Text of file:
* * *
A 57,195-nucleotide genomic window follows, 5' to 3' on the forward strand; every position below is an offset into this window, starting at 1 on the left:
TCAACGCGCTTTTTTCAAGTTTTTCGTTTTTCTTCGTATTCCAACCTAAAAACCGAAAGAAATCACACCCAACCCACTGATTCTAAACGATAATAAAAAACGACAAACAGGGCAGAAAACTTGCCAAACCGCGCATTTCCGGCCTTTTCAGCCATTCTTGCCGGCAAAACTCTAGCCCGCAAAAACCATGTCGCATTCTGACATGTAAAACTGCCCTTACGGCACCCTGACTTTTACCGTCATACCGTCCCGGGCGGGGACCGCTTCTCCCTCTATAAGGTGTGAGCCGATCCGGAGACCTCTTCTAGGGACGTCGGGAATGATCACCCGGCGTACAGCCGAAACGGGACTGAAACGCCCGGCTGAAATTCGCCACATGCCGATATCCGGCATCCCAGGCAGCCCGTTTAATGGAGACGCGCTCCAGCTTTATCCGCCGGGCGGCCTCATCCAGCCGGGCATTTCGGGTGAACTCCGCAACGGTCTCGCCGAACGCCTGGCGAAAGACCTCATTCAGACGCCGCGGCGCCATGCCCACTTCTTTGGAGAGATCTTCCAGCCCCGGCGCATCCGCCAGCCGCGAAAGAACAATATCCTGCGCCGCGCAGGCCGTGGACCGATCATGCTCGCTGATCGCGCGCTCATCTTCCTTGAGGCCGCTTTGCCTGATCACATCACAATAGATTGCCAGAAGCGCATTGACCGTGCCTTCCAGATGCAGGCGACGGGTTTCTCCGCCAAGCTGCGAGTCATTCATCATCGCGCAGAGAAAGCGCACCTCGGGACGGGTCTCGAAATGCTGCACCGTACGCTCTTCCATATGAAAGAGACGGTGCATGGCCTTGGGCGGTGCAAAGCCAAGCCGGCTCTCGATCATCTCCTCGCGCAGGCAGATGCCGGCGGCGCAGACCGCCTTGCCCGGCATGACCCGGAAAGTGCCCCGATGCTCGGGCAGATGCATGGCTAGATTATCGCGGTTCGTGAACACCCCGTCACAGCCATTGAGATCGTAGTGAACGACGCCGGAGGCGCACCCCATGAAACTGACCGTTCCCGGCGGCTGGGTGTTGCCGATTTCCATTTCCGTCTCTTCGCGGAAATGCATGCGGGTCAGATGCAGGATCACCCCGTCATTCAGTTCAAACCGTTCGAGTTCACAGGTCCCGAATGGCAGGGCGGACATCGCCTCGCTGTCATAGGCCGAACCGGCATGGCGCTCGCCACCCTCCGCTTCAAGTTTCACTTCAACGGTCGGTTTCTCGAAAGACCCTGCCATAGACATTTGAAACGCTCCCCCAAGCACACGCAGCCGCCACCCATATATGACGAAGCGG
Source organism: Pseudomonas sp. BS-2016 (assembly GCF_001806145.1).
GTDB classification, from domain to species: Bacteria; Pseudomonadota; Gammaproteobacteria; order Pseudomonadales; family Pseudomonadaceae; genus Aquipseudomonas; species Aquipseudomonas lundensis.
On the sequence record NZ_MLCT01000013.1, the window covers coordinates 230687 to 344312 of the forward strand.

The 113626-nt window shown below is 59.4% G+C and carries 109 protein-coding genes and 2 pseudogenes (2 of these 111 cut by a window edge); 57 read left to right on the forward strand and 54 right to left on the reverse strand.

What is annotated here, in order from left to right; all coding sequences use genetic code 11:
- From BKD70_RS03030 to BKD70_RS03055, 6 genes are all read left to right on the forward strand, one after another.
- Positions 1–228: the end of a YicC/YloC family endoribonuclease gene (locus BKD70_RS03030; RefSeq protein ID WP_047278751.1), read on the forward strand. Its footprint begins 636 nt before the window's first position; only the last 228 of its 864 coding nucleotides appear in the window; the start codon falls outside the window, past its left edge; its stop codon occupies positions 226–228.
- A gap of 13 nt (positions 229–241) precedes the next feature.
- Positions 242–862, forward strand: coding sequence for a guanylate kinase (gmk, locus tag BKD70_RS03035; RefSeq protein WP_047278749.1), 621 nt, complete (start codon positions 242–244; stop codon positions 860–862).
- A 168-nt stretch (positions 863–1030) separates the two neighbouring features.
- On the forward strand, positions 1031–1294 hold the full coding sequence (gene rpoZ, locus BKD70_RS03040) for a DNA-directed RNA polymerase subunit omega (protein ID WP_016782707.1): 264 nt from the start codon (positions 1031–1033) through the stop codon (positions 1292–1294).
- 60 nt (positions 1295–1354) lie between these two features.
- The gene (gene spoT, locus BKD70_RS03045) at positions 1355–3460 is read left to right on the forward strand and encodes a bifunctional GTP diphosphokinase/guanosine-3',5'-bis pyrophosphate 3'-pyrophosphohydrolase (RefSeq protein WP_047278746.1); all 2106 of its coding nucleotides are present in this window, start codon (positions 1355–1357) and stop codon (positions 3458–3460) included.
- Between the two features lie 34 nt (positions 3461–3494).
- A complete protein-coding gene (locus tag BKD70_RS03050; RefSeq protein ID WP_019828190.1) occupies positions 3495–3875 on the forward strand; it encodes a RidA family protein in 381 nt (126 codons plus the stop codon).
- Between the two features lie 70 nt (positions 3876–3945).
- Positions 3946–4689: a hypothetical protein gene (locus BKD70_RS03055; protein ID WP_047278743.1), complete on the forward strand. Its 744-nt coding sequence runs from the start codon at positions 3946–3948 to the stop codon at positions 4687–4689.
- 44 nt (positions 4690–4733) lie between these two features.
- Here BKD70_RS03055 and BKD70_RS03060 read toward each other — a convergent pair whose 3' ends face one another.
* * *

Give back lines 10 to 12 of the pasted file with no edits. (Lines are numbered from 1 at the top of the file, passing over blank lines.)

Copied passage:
- A gap of 13 nt (positions 229–241) precedes the next feature.
- Positions 242–862, forward strand: coding sequence for a guanylate kinase (gmk, locus tag BKD70_RS03035; RefSeq protein WP_047278749.1), 621 nt, complete (start codon positions 242–244; stop codon positions 860–862).
- A 168-nt stretch (positions 863–1030) separates the two neighbouring features.